Students: Jennifer Machon and Yasmin Arfeen
Supervisors: Jill Cameron, Nira Rittenberg, and Kristina Kokorelias
Background: Adult children play an important role in the care of a parent with dementia. The experience of caregiving to individuals with dementia can be shaped by the sharing of responsibilities between siblings. Research to date has not examined relationship dynamics and negotiation of care within brother and sister dyads when caring for a parent with dementia. Objective: The objective of this study was to understand how brothers and sisters experience and negotiate sharing the responsibility of caring for a parent with dementia. Methods: The current research involved a qualitative online survey and descriptive study using semi-structured interviews to explore the experience of brother-sister dyads caring for a parent with dementia. Interviews and surveys explored negotiation of division of caregiving responsibilities, resolution of associated conflict, and effects on sibling relationships.  Findings: Thematic analyses of the data revealed five major themes: (1) the goal of shared caregiving is to meet the parent needs, (2) sisters often take the lead, (3) practical issues affect sharing of caregiving activities, (4) caregiving personal resources and skills affect division of responsibilities, and (5) sharing care influences the relationship quality between siblings. Conclusions: These themes highlight the unique features of mixed-gender sibling caregiver networks and how gender influences the experience and division of caregiving responsibilities. Occupational therapists may utilize these findings to better support adult child caregivers in their experience of caring for a parent with dementia.

Students: Alexandra de la Rua and Gabrielle Kaplan
Supervisors: Jill Cameron and Kristina Kokorelias
Purpose: A caregiver is defined as someone who provides unpaid support to a family member, friend, or neighbour in need of care, and this type of unpaid support saves the government billions of dollars per year. While previous research has explored the experiences of caregivers of multiple specific illness populations separately, the universality between the experiences of these caregiver populations has not yet been explored. The objective of the current study is to identify universal themes that exist, if any, between the experiences of caregivers of five illness populations (stroke, critical illness, lung transplant, Alzheimer’s disease, and older adults with depression). Materials and Methods: The current study is a secondary analysis of primary data and utilizes a qualitative descriptive design. Data from 41 pre-existing caregiver interviews were coded and thematically analyzed. Results: Two main themes emerged concerning: (1) impact on life and (2) caregiving as an occupation. These themes are discussed in relation to illness type, and gender. Conclusions: Exploring the universality between caregiver experiences over a broad range of populations may allow for health professionals to develop general interventions and support services to better assist caregivers in their role.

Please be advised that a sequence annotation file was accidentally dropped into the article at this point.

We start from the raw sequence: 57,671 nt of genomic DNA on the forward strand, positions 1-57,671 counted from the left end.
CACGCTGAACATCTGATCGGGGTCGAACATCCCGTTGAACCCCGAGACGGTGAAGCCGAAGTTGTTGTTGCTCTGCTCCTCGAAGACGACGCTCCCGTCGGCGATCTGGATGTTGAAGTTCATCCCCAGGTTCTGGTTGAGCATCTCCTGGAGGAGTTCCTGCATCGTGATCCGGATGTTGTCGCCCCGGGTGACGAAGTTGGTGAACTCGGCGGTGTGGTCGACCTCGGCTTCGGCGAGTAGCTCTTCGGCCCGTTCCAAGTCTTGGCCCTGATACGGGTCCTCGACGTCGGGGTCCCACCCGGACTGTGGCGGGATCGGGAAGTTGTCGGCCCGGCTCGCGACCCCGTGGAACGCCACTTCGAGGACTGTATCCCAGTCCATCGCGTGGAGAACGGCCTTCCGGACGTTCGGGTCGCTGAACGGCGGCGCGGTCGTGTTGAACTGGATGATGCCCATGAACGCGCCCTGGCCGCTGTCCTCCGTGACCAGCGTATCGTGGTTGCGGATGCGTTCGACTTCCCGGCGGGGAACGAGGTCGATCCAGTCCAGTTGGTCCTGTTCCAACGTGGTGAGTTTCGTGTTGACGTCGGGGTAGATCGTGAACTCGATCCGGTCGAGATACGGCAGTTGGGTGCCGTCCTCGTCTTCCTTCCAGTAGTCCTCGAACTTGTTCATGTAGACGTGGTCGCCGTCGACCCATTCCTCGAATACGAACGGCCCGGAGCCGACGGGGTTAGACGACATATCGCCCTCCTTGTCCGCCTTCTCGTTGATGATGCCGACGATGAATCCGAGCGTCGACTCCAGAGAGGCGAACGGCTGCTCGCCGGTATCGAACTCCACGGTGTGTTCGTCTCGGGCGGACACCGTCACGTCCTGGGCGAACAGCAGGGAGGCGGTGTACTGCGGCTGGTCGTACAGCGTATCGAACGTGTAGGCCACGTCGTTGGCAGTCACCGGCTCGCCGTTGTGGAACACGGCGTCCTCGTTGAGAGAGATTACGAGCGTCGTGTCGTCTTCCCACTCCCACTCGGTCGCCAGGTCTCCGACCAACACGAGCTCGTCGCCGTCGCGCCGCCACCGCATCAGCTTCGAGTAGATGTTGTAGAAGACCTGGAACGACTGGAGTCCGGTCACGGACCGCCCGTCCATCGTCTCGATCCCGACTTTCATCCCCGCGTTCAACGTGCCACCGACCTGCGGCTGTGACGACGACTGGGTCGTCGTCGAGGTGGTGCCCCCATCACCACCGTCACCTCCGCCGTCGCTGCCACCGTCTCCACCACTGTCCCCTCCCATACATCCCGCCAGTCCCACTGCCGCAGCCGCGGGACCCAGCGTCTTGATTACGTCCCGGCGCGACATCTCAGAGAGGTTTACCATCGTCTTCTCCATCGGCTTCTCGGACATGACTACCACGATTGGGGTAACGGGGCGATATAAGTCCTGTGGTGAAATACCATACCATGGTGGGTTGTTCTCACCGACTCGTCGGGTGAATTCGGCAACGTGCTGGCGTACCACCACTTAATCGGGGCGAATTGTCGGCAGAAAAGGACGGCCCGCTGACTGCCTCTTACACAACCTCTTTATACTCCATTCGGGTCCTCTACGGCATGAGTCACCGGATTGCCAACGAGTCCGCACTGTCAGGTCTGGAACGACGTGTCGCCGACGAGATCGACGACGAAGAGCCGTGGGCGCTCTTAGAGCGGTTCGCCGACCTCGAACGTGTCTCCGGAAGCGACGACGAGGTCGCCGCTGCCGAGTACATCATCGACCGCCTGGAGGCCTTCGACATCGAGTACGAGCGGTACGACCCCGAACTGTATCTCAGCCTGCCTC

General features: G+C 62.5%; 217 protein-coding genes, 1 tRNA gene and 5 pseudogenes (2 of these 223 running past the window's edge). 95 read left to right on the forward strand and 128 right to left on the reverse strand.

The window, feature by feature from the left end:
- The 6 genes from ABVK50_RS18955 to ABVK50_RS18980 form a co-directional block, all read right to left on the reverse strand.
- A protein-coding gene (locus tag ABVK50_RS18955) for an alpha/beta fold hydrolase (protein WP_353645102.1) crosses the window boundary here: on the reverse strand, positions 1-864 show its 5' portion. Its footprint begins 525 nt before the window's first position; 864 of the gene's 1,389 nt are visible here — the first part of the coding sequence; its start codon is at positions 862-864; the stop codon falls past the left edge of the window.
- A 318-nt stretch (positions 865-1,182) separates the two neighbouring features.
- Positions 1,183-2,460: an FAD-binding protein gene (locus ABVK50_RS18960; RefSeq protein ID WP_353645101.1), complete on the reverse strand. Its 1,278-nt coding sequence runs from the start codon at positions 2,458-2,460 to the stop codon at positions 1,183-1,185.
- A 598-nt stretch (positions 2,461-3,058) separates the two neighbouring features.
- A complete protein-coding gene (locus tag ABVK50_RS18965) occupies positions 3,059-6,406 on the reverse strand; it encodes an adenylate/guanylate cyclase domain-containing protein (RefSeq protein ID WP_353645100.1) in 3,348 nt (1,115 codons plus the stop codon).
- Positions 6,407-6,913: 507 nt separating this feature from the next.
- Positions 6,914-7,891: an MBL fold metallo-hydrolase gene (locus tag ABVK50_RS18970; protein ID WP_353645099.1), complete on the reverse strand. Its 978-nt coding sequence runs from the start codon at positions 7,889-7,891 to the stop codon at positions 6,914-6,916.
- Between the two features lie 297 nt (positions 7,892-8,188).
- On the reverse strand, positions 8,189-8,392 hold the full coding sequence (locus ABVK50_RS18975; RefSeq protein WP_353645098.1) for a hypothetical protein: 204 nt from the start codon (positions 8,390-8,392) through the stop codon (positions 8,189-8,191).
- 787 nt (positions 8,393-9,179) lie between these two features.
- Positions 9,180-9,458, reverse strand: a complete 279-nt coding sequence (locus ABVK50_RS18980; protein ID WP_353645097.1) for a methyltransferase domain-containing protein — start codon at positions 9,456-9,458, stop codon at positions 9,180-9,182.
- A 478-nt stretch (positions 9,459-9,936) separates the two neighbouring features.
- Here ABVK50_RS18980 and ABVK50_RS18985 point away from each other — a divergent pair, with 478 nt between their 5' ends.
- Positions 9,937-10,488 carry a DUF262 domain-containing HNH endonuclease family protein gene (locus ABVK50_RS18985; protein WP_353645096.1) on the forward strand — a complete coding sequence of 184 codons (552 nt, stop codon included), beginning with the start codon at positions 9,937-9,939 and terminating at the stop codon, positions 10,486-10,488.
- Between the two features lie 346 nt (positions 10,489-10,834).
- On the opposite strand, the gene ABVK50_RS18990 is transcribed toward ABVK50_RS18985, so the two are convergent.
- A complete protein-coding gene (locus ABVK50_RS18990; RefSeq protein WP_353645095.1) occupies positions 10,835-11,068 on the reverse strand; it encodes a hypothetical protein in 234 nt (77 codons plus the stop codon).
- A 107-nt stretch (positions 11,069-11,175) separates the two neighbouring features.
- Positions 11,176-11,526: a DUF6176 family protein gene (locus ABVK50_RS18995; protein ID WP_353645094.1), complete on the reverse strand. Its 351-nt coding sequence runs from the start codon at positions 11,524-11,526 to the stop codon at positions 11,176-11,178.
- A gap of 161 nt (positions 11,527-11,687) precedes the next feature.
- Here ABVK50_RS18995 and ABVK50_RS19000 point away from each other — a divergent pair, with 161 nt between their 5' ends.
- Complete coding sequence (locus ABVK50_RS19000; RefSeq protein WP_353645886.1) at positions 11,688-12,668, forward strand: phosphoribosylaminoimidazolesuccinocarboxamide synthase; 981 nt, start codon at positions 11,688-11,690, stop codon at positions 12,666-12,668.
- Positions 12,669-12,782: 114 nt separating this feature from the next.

Students: Mariam Youssab and Sonia Sharma
Supervisors: Jill Cameron and Kristina Kokorelias